(5) Thou shalt not ignore thy customer. My first reaction to this one is how a salesman, especially in such dire economic times, could afford to ignore anybody that might be thinking about buying a car. The unfortunate answer is that a lot of car salesmen think they can tell just buy a person’s appearance if they can afford to buy a car. Boy is that stupid! I know many wealthy people who dress down because they like the comfort or because they don’t want to be seen as having a lot of money. That guy who walks into a car showroom wearing a Tee shirt, flip flops, and jeans may well be able to buy the whole dealership.
(6) Thou shalt quote thy customer a firm price. You may find this hard to believe, but this is true of 95+% of car sales people. In fact, a lot of car dealerships have a firm rule never to give a prospective customer a firm price unless that customer will buy now. A salesman can be fired for giving a customer a firm price and letting that customer leave the dealership. This is “old school” but still common and it’s very insulting to the customer. When I ask other car dealers why they continue this practice, they ask me “why should I give the customer a firm price so that he can go to my competitor and let him beat it by $100?” What these car dealers don’t understand that this is what the free marketplace is all about…shopping and comparing products and prices so that you can make the best buying decision. If you deny your customer this inherent right, he will not buy from you. If you do give the customer a firm price, you show your trust and often times that customer will return to give you a 2nd chance to meet a better price.

I wish all of my readers a Merry Christmas or I hope you already enjoyed a happy Hanukah and I wish everyone a happy New Year.

Thursday, December 17, 2009

Shame on Florida and Federal Politicians and Regulators

On December 11th [my birthday] the U.S. House of Representatives passed a bill which provides a sweeping overhaul for oversight of financial institutions by a new Consumer Financial Protection Agency. This was in response to an effort by our federal government to improve regulation of our lending institutions and avoid another financial meltdown which came close to bringing us into a 2nd depression.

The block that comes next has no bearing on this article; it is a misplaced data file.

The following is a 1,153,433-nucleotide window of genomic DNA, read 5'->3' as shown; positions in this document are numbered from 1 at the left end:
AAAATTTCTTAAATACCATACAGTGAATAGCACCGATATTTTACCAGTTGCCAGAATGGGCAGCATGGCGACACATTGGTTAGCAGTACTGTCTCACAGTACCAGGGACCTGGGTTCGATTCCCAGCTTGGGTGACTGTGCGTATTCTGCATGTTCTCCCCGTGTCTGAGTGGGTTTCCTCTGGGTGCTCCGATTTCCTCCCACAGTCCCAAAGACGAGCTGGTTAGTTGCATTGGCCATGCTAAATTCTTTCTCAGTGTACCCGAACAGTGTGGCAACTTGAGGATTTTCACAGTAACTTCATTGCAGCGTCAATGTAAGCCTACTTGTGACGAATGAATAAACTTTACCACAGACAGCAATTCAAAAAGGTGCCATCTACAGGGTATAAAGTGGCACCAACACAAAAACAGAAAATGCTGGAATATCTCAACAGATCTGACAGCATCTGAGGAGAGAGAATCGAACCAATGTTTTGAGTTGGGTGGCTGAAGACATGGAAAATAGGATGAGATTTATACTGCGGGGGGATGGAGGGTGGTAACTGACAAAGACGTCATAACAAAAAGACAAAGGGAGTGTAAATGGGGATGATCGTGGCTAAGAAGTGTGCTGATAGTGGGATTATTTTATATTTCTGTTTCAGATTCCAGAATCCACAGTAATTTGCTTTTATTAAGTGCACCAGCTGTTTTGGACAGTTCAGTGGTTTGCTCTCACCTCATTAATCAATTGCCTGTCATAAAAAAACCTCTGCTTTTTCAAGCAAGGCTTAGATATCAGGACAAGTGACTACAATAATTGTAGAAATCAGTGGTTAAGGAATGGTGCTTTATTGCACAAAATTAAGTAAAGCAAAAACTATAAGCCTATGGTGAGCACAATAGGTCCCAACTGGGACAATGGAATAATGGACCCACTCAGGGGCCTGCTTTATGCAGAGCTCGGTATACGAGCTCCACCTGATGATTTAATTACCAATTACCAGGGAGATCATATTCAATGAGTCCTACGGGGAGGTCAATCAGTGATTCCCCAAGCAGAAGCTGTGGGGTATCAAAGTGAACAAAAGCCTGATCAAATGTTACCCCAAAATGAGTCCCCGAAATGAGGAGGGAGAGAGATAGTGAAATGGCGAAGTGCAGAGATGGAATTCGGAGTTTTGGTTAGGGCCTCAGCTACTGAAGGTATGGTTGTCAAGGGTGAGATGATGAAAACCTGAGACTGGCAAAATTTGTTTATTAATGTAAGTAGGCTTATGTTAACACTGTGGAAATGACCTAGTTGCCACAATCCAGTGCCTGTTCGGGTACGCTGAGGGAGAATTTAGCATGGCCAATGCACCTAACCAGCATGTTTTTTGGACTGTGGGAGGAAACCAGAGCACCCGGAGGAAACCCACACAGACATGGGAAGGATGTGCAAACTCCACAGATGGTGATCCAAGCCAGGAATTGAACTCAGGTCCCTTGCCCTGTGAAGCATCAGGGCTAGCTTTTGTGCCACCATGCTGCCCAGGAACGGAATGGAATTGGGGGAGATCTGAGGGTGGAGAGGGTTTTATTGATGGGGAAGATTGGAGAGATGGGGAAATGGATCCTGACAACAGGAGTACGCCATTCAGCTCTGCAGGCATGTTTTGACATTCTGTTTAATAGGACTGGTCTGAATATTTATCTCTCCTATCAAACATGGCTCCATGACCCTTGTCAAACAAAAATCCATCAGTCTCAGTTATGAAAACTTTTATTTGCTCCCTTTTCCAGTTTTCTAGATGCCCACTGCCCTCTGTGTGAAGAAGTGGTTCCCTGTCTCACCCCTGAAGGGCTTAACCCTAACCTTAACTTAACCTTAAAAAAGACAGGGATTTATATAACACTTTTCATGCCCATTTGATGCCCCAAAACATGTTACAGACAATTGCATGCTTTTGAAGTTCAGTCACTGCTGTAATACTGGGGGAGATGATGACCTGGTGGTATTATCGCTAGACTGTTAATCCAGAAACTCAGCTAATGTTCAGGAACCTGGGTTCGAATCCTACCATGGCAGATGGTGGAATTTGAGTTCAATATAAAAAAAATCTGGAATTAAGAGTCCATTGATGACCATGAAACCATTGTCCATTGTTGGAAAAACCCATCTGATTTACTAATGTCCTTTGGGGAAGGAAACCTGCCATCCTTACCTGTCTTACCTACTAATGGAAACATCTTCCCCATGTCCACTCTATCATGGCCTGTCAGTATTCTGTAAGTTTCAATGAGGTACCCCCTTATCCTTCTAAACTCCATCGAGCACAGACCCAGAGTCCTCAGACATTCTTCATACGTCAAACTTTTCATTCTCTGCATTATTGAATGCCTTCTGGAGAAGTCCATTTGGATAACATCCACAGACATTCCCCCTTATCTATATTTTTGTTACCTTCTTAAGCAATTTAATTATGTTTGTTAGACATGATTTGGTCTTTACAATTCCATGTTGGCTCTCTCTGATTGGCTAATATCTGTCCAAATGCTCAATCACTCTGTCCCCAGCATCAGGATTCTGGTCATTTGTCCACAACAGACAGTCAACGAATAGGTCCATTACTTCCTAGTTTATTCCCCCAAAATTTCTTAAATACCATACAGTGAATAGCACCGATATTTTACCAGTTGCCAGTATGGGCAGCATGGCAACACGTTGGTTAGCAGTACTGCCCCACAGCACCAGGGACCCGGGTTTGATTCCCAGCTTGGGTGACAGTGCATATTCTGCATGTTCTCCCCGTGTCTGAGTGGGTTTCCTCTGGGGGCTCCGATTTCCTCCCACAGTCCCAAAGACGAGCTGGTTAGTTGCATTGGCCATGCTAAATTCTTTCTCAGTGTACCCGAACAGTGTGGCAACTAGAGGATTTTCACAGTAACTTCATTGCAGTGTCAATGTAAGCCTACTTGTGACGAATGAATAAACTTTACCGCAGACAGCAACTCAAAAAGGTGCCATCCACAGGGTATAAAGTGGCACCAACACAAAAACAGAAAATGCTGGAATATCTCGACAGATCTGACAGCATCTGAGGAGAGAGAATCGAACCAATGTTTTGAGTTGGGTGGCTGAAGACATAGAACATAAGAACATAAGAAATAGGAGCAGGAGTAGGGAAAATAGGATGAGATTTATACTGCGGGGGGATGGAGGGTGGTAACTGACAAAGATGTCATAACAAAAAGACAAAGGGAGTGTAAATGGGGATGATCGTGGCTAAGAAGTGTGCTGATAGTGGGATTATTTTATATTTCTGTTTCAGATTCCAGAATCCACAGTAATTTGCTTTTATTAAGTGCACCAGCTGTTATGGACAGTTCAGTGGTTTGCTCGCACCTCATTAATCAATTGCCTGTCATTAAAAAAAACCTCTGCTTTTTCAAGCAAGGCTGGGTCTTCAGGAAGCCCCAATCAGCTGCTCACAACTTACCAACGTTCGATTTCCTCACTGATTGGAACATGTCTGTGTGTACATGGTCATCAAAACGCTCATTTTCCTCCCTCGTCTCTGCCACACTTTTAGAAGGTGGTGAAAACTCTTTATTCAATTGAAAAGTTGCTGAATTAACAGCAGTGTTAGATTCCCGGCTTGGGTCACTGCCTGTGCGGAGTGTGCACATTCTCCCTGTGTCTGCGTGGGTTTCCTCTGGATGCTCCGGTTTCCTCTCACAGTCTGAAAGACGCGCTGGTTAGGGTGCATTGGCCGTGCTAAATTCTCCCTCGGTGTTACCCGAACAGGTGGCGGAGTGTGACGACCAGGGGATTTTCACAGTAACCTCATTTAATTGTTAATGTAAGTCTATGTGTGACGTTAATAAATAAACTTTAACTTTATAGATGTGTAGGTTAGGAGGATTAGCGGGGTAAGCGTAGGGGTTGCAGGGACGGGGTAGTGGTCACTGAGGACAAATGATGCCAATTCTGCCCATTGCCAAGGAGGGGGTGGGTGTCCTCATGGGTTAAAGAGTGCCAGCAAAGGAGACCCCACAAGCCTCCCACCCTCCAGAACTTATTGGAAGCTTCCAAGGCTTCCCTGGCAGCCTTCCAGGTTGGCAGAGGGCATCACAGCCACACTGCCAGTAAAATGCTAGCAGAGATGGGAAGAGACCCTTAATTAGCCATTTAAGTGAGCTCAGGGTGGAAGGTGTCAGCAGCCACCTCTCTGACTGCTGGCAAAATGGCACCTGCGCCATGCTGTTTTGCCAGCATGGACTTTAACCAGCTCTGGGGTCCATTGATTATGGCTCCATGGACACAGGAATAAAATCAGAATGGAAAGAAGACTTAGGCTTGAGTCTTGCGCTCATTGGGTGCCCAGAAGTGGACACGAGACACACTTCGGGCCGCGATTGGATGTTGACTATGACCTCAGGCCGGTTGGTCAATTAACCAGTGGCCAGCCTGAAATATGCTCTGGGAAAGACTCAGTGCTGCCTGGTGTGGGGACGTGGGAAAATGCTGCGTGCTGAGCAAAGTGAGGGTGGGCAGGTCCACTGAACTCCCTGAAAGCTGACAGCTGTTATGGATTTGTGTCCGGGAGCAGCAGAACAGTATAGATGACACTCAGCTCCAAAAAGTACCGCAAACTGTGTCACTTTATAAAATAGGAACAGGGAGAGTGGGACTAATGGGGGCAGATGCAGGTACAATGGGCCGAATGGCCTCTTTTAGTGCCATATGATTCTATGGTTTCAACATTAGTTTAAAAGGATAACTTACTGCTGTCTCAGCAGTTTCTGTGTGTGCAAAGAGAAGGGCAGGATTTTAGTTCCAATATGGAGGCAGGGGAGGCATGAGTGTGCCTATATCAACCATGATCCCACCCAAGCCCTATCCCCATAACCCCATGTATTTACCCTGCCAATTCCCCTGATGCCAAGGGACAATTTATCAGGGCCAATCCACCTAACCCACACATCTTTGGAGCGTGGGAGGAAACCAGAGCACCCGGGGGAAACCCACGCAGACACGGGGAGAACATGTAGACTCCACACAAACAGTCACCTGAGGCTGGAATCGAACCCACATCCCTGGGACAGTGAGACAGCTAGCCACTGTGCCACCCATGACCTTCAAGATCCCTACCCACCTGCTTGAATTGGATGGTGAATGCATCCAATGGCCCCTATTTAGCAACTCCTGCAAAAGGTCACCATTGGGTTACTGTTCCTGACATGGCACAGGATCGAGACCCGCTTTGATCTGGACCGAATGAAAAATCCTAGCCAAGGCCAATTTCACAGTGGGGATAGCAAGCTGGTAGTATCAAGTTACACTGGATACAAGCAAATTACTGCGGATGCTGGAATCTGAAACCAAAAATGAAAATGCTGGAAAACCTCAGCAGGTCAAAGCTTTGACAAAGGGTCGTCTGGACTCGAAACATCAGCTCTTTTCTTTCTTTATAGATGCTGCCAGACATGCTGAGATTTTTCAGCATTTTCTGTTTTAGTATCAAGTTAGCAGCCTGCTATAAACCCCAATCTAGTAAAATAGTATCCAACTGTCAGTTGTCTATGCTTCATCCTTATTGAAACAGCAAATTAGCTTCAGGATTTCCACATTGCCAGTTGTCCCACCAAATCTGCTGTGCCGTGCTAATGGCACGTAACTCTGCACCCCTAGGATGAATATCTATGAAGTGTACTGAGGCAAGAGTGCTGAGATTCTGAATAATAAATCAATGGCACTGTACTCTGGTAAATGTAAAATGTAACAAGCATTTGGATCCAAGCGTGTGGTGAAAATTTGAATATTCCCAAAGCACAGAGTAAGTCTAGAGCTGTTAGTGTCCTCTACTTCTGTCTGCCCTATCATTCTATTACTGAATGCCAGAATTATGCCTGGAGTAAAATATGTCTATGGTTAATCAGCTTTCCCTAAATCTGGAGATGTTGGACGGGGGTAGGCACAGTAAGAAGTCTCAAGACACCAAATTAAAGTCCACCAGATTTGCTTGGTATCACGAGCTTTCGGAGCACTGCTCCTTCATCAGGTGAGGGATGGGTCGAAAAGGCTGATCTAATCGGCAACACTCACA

Before the bill could be passed, an amendment to subject car dealer-assisted financing to some Consumer Financial Protection Agency oversight was withdrawn. This was the result of strong lobbying efforts by the National Automobile Dealers Association. Consumer advocates argued that dealers are the biggest target of consumer complaints to state agencies and have been the subject of a number of lawsuits over financing for consumers.

“The House exempting auto dealers from fiscal oversight is just not right”, said a Consumer Federation of America spokesman Jack Gillis. “Each year millions of Americans finance their second biggest purchase through car dealers, and these consumers deserve the same protection as those working directly with financial institutions.”

We see the same dereliction of duty by Florida politicians, regulators and the Florida counterpart to the NADA, the FADA Florida Automobile Dealers Association. The Florida legislature is lobbied heavily by the FADA not to pass good laws to protect Florida car buyers and the Attorney General will not enforce the ones we already have.

I know exactly what car dealers and political conservatives [I’m both] will say when they learn about this…”We don’t need more government regulations and laws”. However, I have to reluctantly differ on this. It’s easy enough to say that we don’t need more laws and regulations but what we do need is enforcement of the laws and regulations we already have. That’s true, but what happens when you do not enforce the current laws and regulations? We do not enforce them and that’s what got us into this recession. When you see more laws added to the books, it’s because the current ones are being ignored. It may be faulty logic, but making new laws is at least doing something.

If Bill McCollum reads this or politicians like Dave Aronberg who are running for Bill’s current position of Florida Attorney General, I’m talking to you. I’ll describe advertisements by just one car dealer in the PB Post auto classified section. You can see for yourself if you can locate a copy of last Saturday’s paper. If you can’t don’t worry because the same ads run almost every day. You can see similar ads in newspapers [and TV and radio] all over Florida. I gave you an easy one to find because this dealer spends more on advertising in the PB Post than any other. You can’t miss his ads…or maybe you can because you have allowed him to run rampant for years.

Monday, December 07, 2009

Should I lease or buy my next car?

Unfortunately, as with most things, there is no simple answer to this question. However, it is important that you evaluate both options because one or the other usually will have a significant cost advantage.

The most important factor in deciding between a lease and a purchase is the vehicle you choose. If you are buying a used vehicle, you can pretty much rule out a lease as a viable alternative. The reason for this is that banks and other leasing institutions do not offer favorable money factors or residuals on used cars. This translates into you paying more for the lease. Ironically, residuals should be relatively higher for used cars. The residual is the percentage of the depreciated value of the car remaining at the end of the lease. A used car experiences the largest portion of its depreciation when it is driven off the showroom floor. But banks and leasing institutions are leery of used cars because they have to rely too heavily on the dealer for their true condition and most used cars have no new car warranty remaining.